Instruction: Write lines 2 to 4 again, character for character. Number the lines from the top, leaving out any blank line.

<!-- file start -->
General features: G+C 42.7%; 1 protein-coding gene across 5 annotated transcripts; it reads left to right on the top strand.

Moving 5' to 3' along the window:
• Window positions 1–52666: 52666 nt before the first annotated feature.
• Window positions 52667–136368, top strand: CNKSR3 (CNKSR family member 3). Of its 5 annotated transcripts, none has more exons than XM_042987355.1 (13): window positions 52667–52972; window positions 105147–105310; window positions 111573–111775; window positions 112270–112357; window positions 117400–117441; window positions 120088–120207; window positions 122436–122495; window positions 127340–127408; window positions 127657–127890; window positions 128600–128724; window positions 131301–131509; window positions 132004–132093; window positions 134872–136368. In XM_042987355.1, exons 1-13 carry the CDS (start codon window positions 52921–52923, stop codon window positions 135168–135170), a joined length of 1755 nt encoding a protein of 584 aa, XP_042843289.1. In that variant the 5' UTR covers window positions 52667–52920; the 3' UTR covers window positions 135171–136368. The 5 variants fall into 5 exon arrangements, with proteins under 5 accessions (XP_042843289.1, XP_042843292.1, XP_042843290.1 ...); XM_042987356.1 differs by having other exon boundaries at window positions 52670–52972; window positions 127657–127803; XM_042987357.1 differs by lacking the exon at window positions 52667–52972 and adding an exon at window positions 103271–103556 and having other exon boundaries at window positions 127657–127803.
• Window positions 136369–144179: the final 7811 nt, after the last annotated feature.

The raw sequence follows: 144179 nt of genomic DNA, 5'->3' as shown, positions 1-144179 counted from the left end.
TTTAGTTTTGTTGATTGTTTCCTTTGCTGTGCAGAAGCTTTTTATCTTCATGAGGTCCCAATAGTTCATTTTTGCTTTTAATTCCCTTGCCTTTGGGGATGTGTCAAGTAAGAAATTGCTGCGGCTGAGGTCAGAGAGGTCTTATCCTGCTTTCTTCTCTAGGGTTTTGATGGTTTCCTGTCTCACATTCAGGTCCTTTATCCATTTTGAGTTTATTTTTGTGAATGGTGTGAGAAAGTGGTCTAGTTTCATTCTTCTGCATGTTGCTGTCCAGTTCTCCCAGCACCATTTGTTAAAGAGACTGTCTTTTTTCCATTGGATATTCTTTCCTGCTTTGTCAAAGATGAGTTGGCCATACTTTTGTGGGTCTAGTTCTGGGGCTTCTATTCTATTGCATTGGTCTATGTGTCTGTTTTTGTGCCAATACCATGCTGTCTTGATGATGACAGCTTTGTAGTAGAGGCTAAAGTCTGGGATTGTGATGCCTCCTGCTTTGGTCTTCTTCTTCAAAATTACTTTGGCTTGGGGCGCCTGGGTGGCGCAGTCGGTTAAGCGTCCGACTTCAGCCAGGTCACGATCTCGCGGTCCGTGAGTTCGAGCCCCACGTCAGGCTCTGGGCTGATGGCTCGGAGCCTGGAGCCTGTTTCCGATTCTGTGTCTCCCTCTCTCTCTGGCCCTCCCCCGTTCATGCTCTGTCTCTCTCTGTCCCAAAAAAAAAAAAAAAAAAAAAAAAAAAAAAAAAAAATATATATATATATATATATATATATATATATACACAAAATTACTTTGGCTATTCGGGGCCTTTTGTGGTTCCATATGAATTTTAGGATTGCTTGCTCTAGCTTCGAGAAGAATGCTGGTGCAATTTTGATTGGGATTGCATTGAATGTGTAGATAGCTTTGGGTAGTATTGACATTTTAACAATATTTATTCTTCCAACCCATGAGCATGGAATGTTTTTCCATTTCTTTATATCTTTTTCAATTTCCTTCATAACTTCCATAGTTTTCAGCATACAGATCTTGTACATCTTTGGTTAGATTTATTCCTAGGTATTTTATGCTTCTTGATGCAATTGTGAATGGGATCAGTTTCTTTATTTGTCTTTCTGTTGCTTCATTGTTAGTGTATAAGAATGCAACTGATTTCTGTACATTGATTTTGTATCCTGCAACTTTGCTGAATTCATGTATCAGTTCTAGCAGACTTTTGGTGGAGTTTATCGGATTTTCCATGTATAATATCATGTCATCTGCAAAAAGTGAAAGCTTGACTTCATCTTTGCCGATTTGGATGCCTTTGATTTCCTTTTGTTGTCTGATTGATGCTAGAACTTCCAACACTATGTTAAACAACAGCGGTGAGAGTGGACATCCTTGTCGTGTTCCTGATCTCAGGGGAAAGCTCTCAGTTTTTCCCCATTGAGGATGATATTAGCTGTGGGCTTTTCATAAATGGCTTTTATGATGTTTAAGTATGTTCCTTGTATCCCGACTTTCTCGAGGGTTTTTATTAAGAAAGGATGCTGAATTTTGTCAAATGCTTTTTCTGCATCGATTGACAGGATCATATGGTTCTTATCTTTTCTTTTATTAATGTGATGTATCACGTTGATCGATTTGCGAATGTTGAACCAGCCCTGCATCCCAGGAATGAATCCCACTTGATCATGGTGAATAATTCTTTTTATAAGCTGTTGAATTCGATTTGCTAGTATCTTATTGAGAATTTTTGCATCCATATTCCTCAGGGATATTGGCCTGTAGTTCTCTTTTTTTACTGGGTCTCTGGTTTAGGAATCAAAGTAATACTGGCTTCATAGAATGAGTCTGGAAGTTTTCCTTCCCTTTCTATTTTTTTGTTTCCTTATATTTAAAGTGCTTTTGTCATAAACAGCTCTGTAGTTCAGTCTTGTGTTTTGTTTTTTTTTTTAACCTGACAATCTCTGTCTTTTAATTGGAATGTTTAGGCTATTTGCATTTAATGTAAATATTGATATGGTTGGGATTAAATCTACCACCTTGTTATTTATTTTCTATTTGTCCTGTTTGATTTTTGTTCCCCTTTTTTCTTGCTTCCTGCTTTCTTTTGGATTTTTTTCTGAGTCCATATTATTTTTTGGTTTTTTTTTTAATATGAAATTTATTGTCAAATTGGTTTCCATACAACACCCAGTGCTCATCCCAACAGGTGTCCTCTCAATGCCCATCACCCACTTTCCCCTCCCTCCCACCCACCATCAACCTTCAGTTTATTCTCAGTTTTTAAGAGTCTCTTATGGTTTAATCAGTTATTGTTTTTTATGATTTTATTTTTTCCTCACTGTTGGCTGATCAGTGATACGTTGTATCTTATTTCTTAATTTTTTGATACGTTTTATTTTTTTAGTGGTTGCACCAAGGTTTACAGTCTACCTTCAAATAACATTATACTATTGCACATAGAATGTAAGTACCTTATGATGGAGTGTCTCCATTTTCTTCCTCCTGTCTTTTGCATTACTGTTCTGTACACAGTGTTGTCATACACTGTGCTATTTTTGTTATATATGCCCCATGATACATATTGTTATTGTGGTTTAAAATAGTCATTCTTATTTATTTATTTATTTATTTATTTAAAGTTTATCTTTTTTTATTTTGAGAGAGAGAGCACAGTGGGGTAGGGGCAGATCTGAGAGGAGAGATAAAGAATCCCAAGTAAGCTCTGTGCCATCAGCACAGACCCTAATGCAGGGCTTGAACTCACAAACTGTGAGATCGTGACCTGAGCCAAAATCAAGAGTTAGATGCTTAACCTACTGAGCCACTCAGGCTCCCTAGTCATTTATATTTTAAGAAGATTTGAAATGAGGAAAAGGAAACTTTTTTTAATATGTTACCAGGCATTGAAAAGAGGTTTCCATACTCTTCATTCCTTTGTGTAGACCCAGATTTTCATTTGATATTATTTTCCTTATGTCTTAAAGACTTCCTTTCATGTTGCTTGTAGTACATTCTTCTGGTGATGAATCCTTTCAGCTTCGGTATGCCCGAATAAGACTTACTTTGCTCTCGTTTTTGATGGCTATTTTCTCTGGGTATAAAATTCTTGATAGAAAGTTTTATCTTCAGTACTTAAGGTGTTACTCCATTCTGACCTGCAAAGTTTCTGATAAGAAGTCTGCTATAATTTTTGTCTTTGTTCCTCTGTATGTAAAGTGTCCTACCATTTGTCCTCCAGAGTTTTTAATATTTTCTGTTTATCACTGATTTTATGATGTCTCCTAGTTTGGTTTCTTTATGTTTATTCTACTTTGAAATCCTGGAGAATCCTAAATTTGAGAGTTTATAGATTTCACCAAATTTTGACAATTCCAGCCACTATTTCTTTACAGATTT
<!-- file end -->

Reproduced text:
Moving 5' to 3' along the window:
• Window positions 1–52666: 52666 nt before the first annotated feature.
• Window positions 52667–136368, top strand: CNKSR3 (CNKSR family member 3). Of its 5 annotated transcripts, none has more exons than XM_042987355.1 (13): window positions 52667–52972; window positions 105147–105310; window positions 111573–111775; window positions 112270–112357; window positions 117400–117441; window positions 120088–120207; window positions 122436–122495; window positions 127340–127408; window positions 127657–127890; window positions 128600–128724; window positions 131301–131509; window positions 132004–132093; window positions 134872–136368. In XM_042987355.1, exons 1-13 carry the CDS (start codon window positions 52921–52923, stop codon window positions 135168–135170), a joined length of 1755 nt encoding a protein of 584 aa, XP_042843289.1. In that variant the 5' UTR covers window positions 52667–52920; the 3' UTR covers window positions 135171–136368. The 5 variants fall into 5 exon arrangements, with proteins under 5 accessions (XP_042843289.1, XP_042843292.1, XP_042843290.1 ...); XM_042987356.1 differs by having other exon boundaries at window positions 52670–52972; window positions 127657–127803; XM_042987357.1 differs by lacking the exon at window positions 52667–52972 and adding an exon at window positions 103271–103556 and having other exon boundaries at window positions 127657–127803.